California is winding down its IOU business, but the end won't come soon enough for struggling state vendors like Gloria Freeman.
President of a Rocklin temp firm called Staff USA Inc., Freeman has laid off nine workers since the state began issuing IOUs on July 2 to conserve cash. "I'm barely hanging in there," she said Monday. "We're down to the bare-bones crew."
The state expects to stop issuing IOUs on Sept. 4, and to begin redeeming the notes the same day. That's nearly a month ahead of schedule.
Still, the cash-flow problems persist for some vendors and suppliers.
Some can't find banks willing to honor their IOUs, a problem that intensified when most major California banks refused to cash the notes after July 10. A secondary market sprang up on the Internet and elsewhere, with investors offering cash, but many note holders have been unwilling or unable to sell.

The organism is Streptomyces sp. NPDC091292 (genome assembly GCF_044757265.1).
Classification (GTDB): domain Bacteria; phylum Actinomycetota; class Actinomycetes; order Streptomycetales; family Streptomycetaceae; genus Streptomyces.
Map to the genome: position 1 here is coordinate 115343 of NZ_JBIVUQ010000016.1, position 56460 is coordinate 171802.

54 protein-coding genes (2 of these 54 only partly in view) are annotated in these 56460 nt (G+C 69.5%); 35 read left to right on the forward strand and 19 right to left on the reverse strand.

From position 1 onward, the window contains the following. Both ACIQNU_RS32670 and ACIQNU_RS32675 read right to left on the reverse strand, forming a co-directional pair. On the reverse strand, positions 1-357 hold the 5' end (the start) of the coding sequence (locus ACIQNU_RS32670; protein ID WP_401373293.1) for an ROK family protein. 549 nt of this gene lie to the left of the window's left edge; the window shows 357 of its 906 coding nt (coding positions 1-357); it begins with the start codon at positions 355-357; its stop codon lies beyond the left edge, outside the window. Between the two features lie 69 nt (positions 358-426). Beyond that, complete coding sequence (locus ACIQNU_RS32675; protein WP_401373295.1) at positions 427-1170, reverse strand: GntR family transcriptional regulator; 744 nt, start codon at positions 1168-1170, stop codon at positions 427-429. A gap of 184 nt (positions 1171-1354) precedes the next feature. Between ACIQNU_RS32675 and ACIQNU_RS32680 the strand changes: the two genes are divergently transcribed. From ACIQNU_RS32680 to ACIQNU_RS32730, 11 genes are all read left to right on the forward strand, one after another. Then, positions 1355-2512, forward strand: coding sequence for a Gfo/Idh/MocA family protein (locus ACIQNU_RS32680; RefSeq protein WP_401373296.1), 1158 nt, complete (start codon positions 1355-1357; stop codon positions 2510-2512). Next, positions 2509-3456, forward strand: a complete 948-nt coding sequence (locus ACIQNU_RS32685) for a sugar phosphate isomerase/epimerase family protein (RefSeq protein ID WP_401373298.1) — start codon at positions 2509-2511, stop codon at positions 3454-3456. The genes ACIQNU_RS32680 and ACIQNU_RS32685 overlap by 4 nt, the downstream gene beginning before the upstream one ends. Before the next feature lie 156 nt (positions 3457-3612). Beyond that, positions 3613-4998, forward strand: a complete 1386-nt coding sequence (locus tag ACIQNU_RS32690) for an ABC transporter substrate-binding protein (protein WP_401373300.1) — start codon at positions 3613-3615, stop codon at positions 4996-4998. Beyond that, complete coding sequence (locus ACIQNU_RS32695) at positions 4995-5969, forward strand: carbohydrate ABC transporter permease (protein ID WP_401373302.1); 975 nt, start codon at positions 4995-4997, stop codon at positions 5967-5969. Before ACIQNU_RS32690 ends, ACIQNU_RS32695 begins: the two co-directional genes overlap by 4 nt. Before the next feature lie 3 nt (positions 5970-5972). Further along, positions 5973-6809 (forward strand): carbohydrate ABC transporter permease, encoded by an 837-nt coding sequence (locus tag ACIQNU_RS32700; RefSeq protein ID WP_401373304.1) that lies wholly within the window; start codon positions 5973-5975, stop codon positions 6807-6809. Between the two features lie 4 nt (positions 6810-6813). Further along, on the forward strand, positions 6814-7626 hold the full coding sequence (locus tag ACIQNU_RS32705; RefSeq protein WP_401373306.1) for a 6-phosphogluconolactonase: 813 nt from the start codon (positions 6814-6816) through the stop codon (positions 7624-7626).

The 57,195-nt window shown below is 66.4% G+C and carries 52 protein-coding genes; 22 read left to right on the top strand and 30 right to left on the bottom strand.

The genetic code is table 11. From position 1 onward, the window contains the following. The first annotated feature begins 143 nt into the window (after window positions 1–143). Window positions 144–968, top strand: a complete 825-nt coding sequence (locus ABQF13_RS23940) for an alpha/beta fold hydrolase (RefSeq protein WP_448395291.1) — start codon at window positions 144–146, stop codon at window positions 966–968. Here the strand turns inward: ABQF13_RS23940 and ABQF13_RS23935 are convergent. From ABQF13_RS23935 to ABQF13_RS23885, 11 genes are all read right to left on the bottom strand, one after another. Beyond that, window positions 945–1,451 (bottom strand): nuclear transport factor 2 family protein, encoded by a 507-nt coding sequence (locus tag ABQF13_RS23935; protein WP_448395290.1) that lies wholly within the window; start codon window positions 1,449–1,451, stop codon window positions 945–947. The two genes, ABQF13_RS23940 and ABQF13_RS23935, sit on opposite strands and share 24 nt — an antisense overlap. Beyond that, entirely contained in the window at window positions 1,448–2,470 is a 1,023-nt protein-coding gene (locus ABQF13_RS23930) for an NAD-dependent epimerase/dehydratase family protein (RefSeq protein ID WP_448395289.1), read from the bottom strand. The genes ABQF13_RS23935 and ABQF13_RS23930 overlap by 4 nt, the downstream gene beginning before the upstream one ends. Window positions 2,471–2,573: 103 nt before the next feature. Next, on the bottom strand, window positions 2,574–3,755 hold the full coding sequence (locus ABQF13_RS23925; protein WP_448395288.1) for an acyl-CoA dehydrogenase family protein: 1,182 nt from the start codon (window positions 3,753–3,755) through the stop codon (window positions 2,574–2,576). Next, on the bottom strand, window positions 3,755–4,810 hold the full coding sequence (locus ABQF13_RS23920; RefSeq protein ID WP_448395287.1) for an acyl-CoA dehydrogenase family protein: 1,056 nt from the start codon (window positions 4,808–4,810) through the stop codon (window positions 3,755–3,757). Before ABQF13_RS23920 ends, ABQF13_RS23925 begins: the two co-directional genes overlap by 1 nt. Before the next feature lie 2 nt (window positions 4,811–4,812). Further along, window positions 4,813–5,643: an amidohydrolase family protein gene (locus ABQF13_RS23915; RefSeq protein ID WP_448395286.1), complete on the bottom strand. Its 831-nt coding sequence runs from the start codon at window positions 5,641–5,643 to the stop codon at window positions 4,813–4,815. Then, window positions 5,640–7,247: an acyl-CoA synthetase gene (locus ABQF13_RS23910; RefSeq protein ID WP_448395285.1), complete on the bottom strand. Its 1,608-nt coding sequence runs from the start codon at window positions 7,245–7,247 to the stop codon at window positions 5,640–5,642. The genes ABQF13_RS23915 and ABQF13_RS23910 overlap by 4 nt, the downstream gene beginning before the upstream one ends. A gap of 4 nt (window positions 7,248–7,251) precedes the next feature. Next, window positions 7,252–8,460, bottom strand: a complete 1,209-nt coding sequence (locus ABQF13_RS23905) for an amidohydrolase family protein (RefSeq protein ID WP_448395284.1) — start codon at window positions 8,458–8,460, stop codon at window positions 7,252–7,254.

Al McGorry, president of North Highlands technology vendor Capital Datacorp, was able to cash approximately $385,000 in IOUs, but he was stuck with an additional $40,000 worth when his bank ceased taking them.
"It's more of a headache than a deal-breaker or business-buster," McGorry said. "It's not crippling."
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